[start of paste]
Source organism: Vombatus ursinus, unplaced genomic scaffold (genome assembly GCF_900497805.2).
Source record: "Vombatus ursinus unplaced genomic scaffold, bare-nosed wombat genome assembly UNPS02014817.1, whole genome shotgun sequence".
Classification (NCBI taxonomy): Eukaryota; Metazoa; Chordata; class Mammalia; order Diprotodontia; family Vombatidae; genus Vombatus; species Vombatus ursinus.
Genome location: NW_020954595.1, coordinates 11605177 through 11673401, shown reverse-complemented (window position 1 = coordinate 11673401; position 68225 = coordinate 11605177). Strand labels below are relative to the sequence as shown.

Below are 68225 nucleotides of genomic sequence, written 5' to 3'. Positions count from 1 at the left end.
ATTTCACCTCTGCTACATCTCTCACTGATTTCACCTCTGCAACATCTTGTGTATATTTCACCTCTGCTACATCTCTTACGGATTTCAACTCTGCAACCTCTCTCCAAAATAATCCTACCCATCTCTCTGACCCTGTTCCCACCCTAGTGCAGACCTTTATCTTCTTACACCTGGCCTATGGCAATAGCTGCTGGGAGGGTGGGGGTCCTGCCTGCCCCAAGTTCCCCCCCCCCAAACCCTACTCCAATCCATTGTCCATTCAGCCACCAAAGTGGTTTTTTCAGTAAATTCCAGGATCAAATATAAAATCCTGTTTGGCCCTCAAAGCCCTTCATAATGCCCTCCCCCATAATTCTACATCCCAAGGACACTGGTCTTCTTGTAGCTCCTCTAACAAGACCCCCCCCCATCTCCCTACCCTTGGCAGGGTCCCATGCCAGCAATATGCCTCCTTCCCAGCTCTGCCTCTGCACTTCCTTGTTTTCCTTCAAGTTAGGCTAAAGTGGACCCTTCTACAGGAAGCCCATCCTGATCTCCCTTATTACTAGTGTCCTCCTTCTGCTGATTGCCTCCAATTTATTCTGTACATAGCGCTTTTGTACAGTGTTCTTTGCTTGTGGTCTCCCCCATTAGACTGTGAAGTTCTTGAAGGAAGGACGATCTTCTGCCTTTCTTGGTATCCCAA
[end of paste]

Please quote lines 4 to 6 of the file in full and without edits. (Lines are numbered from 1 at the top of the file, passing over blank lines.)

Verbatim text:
Genome location: NW_020954595.1, coordinates 11605177 through 11673401, shown reverse-complemented (window position 1 = coordinate 11673401; position 68225 = coordinate 11605177). Strand labels below are relative to the sequence as shown.

Below are 68225 nucleotides of genomic sequence, written 5' to 3'. Positions count from 1 at the left end.
ATTTCACCTCTGCTACATCTCTCACTGATTTCACCTCTGCAACATCTTGTGTATATTTCACCTCTGCTACATCTCTTACGGATTTCAACTCTGCAACCTCTCTCCAAAATAATCCTACCCATCTCTCTGACCCTGTTCCCACCCTAGTGCAGACCTTTATCTTCTTACACCTGGCCTATGGCAATAGCTGCTGGGAGGGTGGGGGTCCTGCCTGCCCCAAGTTCCCCCCCCCCAAACCCTACTCCAATCCATTGTCCATTCAGCCACCAAAGTGGTTTTTTCAGTAAATTCCAGGATCAAATATAAAATCCTGTTTGGCCCTCAAAGCCCTTCATAATGCCCTCCCCCATAATTCTACATCCCAAGGACACTGGTCTTCTTGTAGCTCCTCTAACAAGACCCCCCCCCATCTCCCTACCCTTGGCAGGGTCCCATGCCAGCAATATGCCTCCTTCCCAGCTCTGCCTCTGCACTTCCTTGTTTTCCTTCAAGTTAGGCTAAAGTGGACCCTTCTACAGGAAGCCCATCCTGATCTCCCTTATTACTAGTGTCCTCCTTCTGCTGATTGCCTCCAATTTATTCTGTACATAGCGCTTTTGTACAGTGTTCTTTGCTTGTGGTCTCCCCCATTAGACTGTGAAGTTCTTGAAGGAAGGACGATCTTCTGCCTTTCTTGGTATCCCAA